The military objected to ordering so many submarines and viewed the commitment to six subs as too heavy a burden on its future budget. Netanyahu accepted the military’s view and decided that Israel would buy only three submarines, with an option for three more. No one opposed the purchase of three submarines – at least not in the meetings in which I participated.
People are allowed to think differently, and not every different thinking is considered “treason” or a “horrible act,” or even “something that must not be done.” It is permitted to think that it is possible to make do with only five submarines, and legitimate to think that six are essential. It is possible to think it is too early to make a decision on the next set of submarines 12 years before the end of the existing generation – but it is also legitimate to think that 12 years is not too long a time to properly prepare for the arrival of the new generation – and so on, and so on.
The explanation for the agreement to sell the submarines to Egypt sounds logical. But at the same time a real mistake was made if the Defense Ministry was not informed of Israel giving its agreement to sell the subs to Egypt. In my humble opinion, I feel that this was the result of a stupid mistake and not the result of a dark conspiracy, because it is something that is impossible to hide.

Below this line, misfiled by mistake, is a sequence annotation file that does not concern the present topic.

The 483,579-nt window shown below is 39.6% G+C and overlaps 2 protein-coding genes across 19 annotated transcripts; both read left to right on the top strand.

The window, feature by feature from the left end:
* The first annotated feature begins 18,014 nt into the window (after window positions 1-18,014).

And the most important point: As far as I can testify, the processes to preserve the strength of the submarine fleet over a long period were proper from any professional perspective.
IDF MG (ret.) Yaakov Amidror is a Distinguished Fellow at the Jewish Institute for National Security of America’s Gemunder Center for Defense and Strategy. Amidror was formerly the National Security Advisor to Israeli Prime Minister Benjamin Netanyahu, as well as the head of Israel’s National Security Council from 2011-2013.
Originally published in Haaretz